the Rumstick Property because the barn appeared to be very
old and was a very large structure. Trial Tr. 17:17-22;
Rumstick Property was inspected by Chip Grassie (Grassie),
the owner of Cornerstone, on November 12, 2014. Trial Tr.
69:12-21. Grassie is a professional home inspector with over
twenty-five years of experience, during which time he has
completed over 15, 000 home inspections. Trial Tr. 68:10-11;
69:5-7. He produced the Cornerstone Inspection Report (the
Inspection Report). See Trial Ex. 3; Trial Tr.
70:12-71:5. In all of his inspection reports, Grassie
identifies items as fitting within one of five categories:
acceptable, not present, not inspected, marginal, or
defective. See Trial Ex. 3; Trial Tr. 70:12-71:5.
The Inspection Report revealed several items that needed to
be repaired, including the foundation of the barn situated on
the Rumstick Property. Trial Ex. 3. Subsequently, at trial,
Plaintiff Brian Goldner (Mr. Goldner) testified that he was
concerned with the defects listed in the Inspection Report
and had discussions with Grassie after the Inspection Report
was made to discuss the barn and its foundation. Trial Tr.
24:21-25:2. Specifically, it was Mr. Goldner's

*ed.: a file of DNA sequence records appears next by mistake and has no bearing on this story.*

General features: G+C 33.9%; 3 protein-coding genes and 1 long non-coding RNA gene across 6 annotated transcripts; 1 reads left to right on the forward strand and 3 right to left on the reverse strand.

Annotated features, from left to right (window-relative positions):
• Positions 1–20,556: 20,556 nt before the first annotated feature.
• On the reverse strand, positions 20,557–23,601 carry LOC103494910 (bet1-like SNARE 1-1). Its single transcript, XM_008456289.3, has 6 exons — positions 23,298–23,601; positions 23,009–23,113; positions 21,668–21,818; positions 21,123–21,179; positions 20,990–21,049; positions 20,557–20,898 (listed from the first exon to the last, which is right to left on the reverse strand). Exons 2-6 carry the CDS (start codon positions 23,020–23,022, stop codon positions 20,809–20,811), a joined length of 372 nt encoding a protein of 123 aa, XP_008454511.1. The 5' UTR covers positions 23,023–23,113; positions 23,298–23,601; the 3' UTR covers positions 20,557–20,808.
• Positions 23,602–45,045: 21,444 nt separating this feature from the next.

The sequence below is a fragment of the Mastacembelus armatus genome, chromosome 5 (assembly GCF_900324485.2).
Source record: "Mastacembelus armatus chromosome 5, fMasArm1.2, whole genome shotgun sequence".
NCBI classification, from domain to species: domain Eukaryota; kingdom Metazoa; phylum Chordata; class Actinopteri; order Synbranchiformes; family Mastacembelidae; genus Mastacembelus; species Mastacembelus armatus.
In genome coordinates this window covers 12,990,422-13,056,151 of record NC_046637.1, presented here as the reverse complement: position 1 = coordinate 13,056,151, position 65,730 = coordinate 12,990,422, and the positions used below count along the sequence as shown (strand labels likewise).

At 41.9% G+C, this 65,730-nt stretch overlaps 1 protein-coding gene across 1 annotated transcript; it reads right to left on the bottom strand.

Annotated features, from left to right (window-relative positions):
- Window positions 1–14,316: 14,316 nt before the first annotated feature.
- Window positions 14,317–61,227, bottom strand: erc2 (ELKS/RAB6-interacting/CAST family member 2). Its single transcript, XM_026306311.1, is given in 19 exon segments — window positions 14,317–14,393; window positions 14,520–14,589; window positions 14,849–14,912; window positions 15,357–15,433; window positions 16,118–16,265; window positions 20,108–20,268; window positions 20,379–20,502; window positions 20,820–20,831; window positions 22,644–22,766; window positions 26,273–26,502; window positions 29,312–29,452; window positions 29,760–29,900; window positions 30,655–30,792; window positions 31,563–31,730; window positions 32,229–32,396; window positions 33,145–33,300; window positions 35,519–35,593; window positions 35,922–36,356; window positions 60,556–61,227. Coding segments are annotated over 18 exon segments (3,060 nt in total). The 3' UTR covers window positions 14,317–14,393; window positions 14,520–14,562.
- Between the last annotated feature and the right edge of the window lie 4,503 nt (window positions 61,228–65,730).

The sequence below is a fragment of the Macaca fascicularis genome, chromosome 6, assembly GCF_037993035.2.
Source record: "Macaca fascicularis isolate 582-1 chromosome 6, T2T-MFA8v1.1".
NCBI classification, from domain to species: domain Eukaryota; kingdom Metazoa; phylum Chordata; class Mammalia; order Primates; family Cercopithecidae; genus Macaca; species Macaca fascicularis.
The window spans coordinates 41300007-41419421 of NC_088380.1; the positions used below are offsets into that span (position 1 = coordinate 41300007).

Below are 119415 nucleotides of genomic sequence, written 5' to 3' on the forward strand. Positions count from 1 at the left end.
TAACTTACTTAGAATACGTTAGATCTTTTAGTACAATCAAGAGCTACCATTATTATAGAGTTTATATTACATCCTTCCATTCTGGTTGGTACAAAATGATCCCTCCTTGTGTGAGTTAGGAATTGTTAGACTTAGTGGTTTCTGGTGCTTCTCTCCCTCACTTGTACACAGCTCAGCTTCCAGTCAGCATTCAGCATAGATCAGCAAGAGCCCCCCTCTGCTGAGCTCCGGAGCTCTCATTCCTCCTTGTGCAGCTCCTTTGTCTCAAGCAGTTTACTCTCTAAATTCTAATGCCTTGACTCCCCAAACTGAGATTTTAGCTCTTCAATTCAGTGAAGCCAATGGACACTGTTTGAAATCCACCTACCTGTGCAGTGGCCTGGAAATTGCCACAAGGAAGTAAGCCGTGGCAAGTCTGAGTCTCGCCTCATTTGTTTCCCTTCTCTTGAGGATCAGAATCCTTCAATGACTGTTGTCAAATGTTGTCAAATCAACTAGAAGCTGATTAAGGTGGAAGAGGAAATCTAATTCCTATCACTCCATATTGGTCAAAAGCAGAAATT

understanding that the barn's foundation "had very
loose stone, that it was dilapidating and that [Grassie]
could pull stones out from the foundation of the barn and
felt that it needed to be addressed and that it was a
defective item." Trial Tr. 22:6-14.
six of the Inspection Report and listed as item (7) in the
summary report attached to the Inspection Report, the
barn's foundation was checked as "defective."
Trial Ex. 3. Grassie also provided an explanation in addition
to the grade, which stated the following: "Foundation:
Stone Loose stone noted. A qualified masonry contractor is
recommended to evaluate and estimate the cost of parging the
foundation walls." Id. In the definitions
section of the Inspection Report, "defective" is
defined as "[i]tem needs immediate repair or
replacement. It is unable to perform its intended
function." Id. In addition to the barn, there
were also other items on the Rumstick Property that were